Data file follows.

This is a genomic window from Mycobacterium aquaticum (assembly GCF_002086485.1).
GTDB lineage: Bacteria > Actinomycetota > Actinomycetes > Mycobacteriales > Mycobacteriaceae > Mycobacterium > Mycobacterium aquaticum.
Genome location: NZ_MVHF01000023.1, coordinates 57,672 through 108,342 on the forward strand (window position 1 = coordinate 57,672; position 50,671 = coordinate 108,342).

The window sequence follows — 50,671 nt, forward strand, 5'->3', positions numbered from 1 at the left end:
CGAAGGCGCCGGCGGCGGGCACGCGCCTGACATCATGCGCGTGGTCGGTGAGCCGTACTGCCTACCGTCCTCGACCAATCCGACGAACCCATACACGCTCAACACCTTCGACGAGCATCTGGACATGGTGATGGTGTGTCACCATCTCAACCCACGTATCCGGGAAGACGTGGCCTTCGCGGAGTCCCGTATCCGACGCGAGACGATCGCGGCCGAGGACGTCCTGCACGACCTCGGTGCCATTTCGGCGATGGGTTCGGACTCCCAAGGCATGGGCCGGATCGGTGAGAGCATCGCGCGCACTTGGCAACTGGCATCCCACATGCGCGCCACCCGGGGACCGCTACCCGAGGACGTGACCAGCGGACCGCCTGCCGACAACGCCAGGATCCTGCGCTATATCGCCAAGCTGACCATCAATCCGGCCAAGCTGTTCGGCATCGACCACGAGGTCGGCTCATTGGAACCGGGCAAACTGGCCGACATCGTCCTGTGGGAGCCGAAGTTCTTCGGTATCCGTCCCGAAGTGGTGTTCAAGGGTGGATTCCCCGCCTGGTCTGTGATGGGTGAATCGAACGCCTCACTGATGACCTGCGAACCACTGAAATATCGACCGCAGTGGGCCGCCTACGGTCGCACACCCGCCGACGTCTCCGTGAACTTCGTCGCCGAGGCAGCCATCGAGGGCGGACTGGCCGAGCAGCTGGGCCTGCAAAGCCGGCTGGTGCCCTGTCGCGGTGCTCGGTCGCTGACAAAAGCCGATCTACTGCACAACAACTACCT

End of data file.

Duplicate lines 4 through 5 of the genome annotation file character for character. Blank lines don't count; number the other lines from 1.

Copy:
The window sequence follows — 50,671 nt, forward strand, 5'->3', positions numbered from 1 at the left end:
CGAAGGCGCCGGCGGCGGGCACGCGCCTGACATCATGCGCGTGGTCGGTGAGCCGTACTGCCTACCGTCCTCGACCAATCCGACGAACCCATACACGCTCAACACCTTCGACGAGCATCTGGACATGGTGATGGTGTGTCACCATCTCAACCCACGTATCCGGGAAGACGTGGCCTTCGCGGAGTCCCGTATCCGACGCGAGACGATCGCGGCCGAGGACGTCCTGCACGACCTCGGTGCCATTTCGGCGATGGGTTCGGACTCCCAAGGCATGGGCCGGATCGGTGAGAGCATCGCGCGCACTTGGCAACTGGCATCCCACATGCGCGCCACCCGGGGACCGCTACCCGAGGACGTGACCAGCGGACCGCCTGCCGACAACGCCAGGATCCTGCGCTATATCGCCAAGCTGACCATCAATCCGGCCAAGCTGTTCGGCATCGACCACGAGGTCGGCTCATTGGAACCGGGCAAACTGGCCGACATCGTCCTGTGGGAGCCGAAGTTCTTCGGTATCCGTCCCGAAGTGGTGTTCAAGGGTGGATTCCCCGCCTGGTCTGTGATGGGTGAATCGAACGCCTCACTGATGACCTGCGAACCACTGAAATATCGACCGCAGTGGGCCGCCTACGGTCGCACACCCGCCGACGTCTCCGTGAACTTCGTCGCCGAGGCAGCCATCGAGGGCGGACTGGCCGAGCAGCTGGGCCTGCAAAGCCGGCTGGTGCCCTGTCGCGGTGCTCGGTCGCTGACAAAAGCCGATCTACTGCACAACAACTACCT